With expectation comes added pressure and for a club like Tottenham, that have grown from mid-table also-rans to genuine title contenders in a matter of seasons, it is particularly intense. As Spurs’ Premier League stock has risen, their atmosphere has been on the wane, the burden of expectation seemingly too great for both fans and players.
The White Hart Lane of the past used to embrace their team’s sense of adventure, 99 per cent of the time failing to live up to expectations but still the fans knew and loved it because it was the same old Tottenham.
Things have changed though; gone is the novel treatment of defeat with a degree of perspective, replaced by a harsh cynicism and toxicity among the White Hart Lane faithful. 0-0 after 20 minutes and you can already sense the unease and urge to get on the backs of the very players they call their own.
This isn’t an isolated problem, go to any ground in the Premier League and you will see a similar pattern, I wouldn’t even say Spurs are the worst offenders, just probably the most publicised. Where Spurs do differ is in their apparent will to tackle the problem, be this through the club themselves or the Tottenham Hotspur Supporters Trust. Naturally this is a complex issue; atmospheres have been on the decline ever since the advent of the Premier League, but for me Spurs’ willingness to act is admirable.
[cat_link cat=”tottenham” type=”list”]
I was therefore interested by THST’s plans to implement a floating banner in the Park Lane end prior to kick-offs. In their survey aimed at deciding upon a design, they cite the fact they have the backing of Tottenham Football Club, Haringey Council and the Safety Advisory Group. So rather than looking like a hopeful vision, this does seem like something ready to be implemented.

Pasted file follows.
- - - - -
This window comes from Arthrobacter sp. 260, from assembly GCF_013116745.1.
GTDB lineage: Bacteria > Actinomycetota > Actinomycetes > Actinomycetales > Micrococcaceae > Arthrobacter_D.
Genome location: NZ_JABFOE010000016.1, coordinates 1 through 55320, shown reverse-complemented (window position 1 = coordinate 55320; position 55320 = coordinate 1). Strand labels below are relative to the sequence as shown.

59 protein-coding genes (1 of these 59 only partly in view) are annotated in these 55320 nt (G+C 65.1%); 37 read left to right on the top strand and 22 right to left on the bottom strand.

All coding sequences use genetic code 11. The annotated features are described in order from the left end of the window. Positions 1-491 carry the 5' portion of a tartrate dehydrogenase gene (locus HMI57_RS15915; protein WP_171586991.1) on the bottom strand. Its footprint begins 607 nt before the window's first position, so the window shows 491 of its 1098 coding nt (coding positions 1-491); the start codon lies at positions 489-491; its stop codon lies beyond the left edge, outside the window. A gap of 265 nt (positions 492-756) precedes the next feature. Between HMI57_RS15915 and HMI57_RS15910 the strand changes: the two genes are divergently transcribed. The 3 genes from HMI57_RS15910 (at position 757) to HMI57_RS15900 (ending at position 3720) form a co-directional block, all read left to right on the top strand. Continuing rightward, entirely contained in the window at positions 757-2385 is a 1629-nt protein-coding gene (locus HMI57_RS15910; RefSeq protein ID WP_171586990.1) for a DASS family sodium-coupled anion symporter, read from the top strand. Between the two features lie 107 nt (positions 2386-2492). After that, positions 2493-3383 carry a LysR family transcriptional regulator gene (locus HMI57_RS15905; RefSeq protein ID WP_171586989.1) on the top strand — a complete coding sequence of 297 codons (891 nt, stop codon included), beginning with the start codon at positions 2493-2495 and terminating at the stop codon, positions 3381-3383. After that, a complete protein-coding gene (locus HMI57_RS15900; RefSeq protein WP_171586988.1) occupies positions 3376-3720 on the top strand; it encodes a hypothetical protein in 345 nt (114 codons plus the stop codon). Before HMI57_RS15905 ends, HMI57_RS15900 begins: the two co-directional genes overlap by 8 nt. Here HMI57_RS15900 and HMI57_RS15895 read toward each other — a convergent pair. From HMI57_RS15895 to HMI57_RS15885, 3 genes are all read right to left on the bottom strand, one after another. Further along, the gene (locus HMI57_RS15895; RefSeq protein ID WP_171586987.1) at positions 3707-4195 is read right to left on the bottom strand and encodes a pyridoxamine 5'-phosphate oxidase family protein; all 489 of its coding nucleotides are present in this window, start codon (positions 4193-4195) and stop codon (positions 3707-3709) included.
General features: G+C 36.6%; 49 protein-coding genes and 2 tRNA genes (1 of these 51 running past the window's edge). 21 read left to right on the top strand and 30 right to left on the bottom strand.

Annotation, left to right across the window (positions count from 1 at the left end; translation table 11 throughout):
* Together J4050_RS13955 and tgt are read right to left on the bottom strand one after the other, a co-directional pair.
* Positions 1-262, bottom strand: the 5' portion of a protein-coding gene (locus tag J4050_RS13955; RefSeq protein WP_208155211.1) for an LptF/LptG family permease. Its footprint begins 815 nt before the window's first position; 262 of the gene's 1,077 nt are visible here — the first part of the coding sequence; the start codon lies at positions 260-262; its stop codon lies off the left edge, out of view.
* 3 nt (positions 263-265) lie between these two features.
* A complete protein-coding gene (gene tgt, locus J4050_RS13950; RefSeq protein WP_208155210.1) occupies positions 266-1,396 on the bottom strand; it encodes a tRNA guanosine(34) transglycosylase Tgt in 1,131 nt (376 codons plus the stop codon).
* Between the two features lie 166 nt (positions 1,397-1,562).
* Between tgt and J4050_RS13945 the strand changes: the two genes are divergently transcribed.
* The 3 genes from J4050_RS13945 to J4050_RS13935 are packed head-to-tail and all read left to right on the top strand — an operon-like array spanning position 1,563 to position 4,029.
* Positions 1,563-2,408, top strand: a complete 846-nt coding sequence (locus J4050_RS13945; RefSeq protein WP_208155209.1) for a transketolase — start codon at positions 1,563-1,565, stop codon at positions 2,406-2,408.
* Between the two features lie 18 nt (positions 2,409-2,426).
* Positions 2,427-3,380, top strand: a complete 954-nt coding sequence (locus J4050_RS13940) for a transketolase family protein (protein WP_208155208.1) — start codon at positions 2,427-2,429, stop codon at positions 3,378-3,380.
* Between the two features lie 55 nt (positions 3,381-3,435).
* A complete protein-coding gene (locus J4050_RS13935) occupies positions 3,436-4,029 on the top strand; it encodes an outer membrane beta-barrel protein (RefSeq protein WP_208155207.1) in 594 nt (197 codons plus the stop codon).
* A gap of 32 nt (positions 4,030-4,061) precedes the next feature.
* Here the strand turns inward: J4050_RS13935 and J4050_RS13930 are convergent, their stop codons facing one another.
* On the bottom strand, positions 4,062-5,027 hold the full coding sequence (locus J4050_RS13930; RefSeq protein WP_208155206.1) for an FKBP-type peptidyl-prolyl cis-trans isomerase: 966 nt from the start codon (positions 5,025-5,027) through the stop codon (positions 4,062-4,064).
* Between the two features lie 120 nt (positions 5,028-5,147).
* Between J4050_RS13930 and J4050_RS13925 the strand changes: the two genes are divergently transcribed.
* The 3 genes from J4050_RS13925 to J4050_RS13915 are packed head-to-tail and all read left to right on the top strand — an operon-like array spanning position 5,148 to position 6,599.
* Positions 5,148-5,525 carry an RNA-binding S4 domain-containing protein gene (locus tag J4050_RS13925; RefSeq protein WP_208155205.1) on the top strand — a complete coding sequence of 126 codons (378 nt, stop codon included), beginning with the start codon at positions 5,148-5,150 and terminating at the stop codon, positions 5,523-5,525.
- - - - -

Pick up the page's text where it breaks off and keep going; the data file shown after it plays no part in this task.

The issue that polarises these atmospheric initiatives is how forced and unnatural they seem, you wouldn’t propose handing out song sheets prior to kick-off would you? Clearly there is a distinct difference between this example and the one that THST proposes, but you can understand the concern that some might have with the plans. In fact THST cited the following regarding the surfer, and for me it does raise concerns:
“It is designed to create a visual impact both in the stadium and for TV audiences at home.”
Call me a cynic, but you can certainly see Lewis and Levy sitting there with dollar signs whirling through their heads. Give off the impression of White Hart Lane as an impassioned and atmospheric cauldron of noise and we can con audiences across the world to suit our own financial ends. Most accept that the club’s owners will put their balance sheets ahead of the fans, and surely it is realistic to think this current backing is to suit those particular ends. For me the rise of sports broadcasting has been a major cause of the sterilisation of the Premier League, to start solving problems to suit TV audiences ahead of those actually at the game is slightly misguided from my perspective.
This isn’t an easy problem to solve at all, and I imagine THST have their hearts in the right place. Rather than turn a blind eye, they are acting when some of their divisional rivals remain oblivious. Having looked at some of the designs I think the banner itself will look impressive and if it adds anything to the match experience you can definitely put it down as a success.
Long term though this is only a start, papering over the cracks with aesthetic enhancements. Clearly the desire is there from the fans and indeed THST, but when it comes down to it will the clubs interest really extend further than their own financial considerations?
Spurs have made a step towards improving the atmosphere at the Lane, is it a step in the right direction though?
Join the debate below
[opinion-widget opid=”226729″ width=”full”]